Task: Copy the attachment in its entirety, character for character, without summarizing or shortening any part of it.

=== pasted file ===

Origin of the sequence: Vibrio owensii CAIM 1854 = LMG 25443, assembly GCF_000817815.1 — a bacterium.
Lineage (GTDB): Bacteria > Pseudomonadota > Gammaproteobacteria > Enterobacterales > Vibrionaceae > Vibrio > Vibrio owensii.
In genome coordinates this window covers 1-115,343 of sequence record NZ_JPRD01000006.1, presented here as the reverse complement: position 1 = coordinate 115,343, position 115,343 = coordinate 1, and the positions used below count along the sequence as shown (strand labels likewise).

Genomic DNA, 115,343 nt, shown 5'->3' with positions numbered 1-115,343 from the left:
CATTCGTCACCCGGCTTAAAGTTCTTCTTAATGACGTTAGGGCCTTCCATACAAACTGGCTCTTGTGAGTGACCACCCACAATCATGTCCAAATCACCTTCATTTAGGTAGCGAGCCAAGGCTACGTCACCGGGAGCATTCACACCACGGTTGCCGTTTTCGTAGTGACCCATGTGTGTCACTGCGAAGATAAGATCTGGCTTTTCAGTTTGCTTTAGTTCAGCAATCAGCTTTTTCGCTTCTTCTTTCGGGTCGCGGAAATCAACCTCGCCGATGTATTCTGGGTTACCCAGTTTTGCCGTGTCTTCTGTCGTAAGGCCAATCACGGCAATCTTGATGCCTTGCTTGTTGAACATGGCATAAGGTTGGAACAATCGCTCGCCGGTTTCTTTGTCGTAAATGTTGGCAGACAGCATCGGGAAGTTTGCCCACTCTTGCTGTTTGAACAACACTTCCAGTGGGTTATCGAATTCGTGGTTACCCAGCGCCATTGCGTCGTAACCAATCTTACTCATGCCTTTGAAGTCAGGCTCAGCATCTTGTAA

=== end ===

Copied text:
Origin of the sequence: Vibrio owensii CAIM 1854 = LMG 25443, assembly GCF_000817815.1 — a bacterium.
Lineage (GTDB): Bacteria > Pseudomonadota > Gammaproteobacteria > Enterobacterales > Vibrionaceae > Vibrio > Vibrio owensii.
In genome coordinates this window covers 1-115,343 of sequence record NZ_JPRD01000006.1, presented here as the reverse complement: position 1 = coordinate 115,343, position 115,343 = coordinate 1, and the positions used below count along the sequence as shown (strand labels likewise).

Genomic DNA, 115,343 nt, shown 5'->3' with positions numbered 1-115,343 from the left:
CATTCGTCACCCGGCTTAAAGTTCTTCTTAATGACGTTAGGGCCTTCCATACAAACTGGCTCTTGTGAGTGACCACCCACAATCATGTCCAAATCACCTTCATTTAGGTAGCGAGCCAAGGCTACGTCACCGGGAGCATTCACACCACGGTTGCCGTTTTCGTAGTGACCCATGTGTGTCACTGCGAAGATAAGATCTGGCTTTTCAGTTTGCTTTAGTTCAGCAATCAGCTTTTTCGCTTCTTCTTTCGGGTCGCGGAAATCAACCTCGCCGATGTATTCTGGGTTACCCAGTTTTGCCGTGTCTTCTGTCGTAAGGCCAATCACGGCAATCTTGATGCCTTGCTTGTTGAACATGGCATAAGGTTGGAACAATCGCTCGCCGGTTTCTTTGTCGTAAATGTTGGCAGACAGCATCGGGAAGTTTGCCCACTCTTGCTGTTTGAACAACACTTCCAGTGGGTTATCGAATTCGTGGTTACCCAGCGCCATTGCGTCGTAACCAATCTTACTCATGCCTTTGAAGTCAGGCTCAGCATCTTGTAA